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With new role on U.S. Under-20s, Arriola facing a potential year of change in 2015

Paul Arriola Tijuana (CONCACAF)

By FRANCO PANIZO

SUNRISE, Fla. — For Paul Arriola, 2015 could be a year of significant changes. A positional switch with the U.S. Under-20 Men’s National Team is already underway, and a switch of addresses at the club level could soon follow.

Arriola is currently in Jamaica with his U.S. teammates preparing for the start of CONCACAF’s U-20 Championship, and is expected to play a pivotal part in helping the Americans advance from the tournament and into this summer’s World Cup. In order to get there, however, Arriola will have to adapt well to new challenges. First, in a more central role with Tab Ramos’ team. Then, at a possible new home in MLS to seek playing time.

“I’ve talked to my agent Chris (Megaloudis) about trying to get a loan and we’re in talks right now, but it’s up to Tijuana,” Arriola told SBI. “Obviously, I’m up for it because I want to play and if I go somewhere, it’ll probably be somewhere in the MLS.”

That scenario would be an interesting twist of sorts to the 19-year-old attacker’s budding career. Arriola is known for having turned down a deal with the LA Galaxy in order to sign with Liga MX’s Club Tijuana in 2013, but now could be landing in MLS in order to secure consistent first team minutes in a year that should include a World Cup trip to New Zealand for he and several other young Americans.

“I think I’d prefer a long season than two short seasons because, in my opinion, with two short seasons, I’ve learned in Mexico, since a lot of (coaches) come and go each season, there’s not much room for chances,” said Arriola. “A lot of coaches don’t take chances on young players. I feel like the MLS season is so long, that players will miss a couple games here and there if they’re tired or fatigued.

“For us, it’s completely different. You go into like Week 7 and if you’re not in the middle of the pack, if you’re in the low pack, you’re like, ‘Well, geez, you have to win every single game because we only have nine more,’ or however many we have. I definitely prefer (a longer season) because I think I’d get more chances in the MLS and I’m definitely interested to see if I do go back, how I would fit in compared to the guys.”

If the more structured approach in MLS is more appealing to Arriola now, it’s only because of what he’s learned during his time in Mexico. Coaches are hired and fired with a high frequency there, making stability practically impossible to come by. Arriola has already witnessed several coaching changes at Tijuana, and he’s only been there for a year-and-a-half.

The constant shuffling is tough for any player, but young prospects looking to break into the lineup tend to find it especially difficult. As quick as they might be receiving first team minutes and playing well under one manager, they can just as easily be cast aside by another whose style doesn’t suit them nearly as well.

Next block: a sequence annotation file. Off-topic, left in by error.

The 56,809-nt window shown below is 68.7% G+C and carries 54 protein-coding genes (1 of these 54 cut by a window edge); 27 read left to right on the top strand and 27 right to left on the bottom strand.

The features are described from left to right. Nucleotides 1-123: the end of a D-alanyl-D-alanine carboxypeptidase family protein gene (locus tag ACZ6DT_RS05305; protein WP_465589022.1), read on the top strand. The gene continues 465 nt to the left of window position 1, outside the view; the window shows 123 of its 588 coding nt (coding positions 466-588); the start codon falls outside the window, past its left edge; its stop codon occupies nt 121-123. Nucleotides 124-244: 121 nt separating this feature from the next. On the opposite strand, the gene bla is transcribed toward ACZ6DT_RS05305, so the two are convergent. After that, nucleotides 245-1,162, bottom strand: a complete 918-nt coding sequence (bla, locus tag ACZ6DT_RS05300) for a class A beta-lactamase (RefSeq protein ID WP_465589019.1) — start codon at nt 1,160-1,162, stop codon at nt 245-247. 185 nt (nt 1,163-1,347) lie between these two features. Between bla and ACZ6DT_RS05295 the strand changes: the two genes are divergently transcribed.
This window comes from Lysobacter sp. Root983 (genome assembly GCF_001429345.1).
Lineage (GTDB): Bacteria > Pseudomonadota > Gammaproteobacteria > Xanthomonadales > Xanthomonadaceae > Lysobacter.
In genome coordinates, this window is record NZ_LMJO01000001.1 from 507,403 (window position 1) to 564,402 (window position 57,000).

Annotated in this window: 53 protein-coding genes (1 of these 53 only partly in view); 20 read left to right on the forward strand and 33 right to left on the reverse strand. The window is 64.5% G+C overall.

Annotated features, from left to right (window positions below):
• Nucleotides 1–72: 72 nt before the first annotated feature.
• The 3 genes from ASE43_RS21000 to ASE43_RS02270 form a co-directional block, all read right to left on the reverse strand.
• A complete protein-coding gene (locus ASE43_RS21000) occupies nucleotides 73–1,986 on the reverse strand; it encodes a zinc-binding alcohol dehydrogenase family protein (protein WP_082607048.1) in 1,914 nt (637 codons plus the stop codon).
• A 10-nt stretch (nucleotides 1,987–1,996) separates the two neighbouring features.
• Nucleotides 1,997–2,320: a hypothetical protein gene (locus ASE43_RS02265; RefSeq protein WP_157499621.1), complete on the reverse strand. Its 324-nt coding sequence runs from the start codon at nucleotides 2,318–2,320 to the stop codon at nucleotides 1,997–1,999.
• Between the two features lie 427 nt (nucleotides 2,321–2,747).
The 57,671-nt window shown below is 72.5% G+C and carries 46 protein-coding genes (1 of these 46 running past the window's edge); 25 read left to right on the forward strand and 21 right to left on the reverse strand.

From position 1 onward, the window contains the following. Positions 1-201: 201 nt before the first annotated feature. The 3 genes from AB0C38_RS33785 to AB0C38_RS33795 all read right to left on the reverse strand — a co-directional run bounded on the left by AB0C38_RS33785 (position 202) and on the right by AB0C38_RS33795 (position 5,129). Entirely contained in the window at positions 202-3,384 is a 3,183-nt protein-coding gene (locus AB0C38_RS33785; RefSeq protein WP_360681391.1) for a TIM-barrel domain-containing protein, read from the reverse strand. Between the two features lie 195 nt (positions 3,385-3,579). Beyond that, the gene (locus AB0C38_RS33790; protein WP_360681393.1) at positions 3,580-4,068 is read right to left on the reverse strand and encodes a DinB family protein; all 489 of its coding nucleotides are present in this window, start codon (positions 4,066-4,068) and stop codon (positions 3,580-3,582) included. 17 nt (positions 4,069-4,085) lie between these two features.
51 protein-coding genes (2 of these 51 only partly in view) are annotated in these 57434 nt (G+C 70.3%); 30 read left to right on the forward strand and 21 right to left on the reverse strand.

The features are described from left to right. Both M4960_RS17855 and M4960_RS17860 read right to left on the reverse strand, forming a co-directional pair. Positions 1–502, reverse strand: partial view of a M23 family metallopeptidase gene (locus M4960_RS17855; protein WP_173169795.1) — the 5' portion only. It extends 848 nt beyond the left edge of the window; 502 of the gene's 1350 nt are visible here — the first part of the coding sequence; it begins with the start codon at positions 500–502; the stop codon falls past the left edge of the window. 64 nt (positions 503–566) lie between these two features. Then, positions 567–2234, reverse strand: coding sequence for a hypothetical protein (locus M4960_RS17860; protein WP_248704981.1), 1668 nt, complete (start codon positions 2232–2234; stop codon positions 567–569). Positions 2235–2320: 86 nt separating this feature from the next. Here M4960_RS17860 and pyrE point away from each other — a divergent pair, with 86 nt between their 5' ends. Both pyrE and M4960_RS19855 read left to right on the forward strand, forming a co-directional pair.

That scenario has played out for Arriola in the past year at Club Tijuana. After making 14 league appearances for the Xolos in his first year at the club, the Chula Vista, California, native has seen his role diminish under different managers. He’s even had to go on loan to second-division side Dorados to find some minutes in the midst of all the coaching chaos.

“The difficult thing has been switching coaches,” said Arriola, who played in five matches for a total of 92 minutes during the recently-concluded Apertura campaign. “It’s definitely tough. My first coach we played a 4-3-3 that I fit in perfectly. I did real well. The second coach played more of a 4-4-2 and the style was different, the demands were different. Now, we play more of a 4-4-2 and I find myself as a right mid but I still find myself sitting behind someone else.

“That’s always a challenge, especially when you’re young. I think in my position since I’m young, they might say I lack the experience. I wouldn’t say I lack the heart to play, but I feel like when you’re young they’re not quite sure. Coaches, especially, when they’re trying to keep their jobs, a lot of times they’re not quite sure do they risk a position on a young player unless he’s doing really well.

“That’s where I find myself, kind of sitting on the bench, kind of when a situation happens, when the coach needs me, that’s when he’s going to play me. I’m not necessarily a player that’s going to always be put in like I want to be, like every player wants to be if they’re on the bench. But I’ve been trying to make the most of that.”

While Arriola has tried to maintain his chill and pleasant demeanor in the face of this difficulty, the lack of playing time has affected his form. Naturally, he has not always been as sharp as he can be when he’s arrived to U.S. U-20 camps and it even garnered a recent talking to from a concerned Ramos.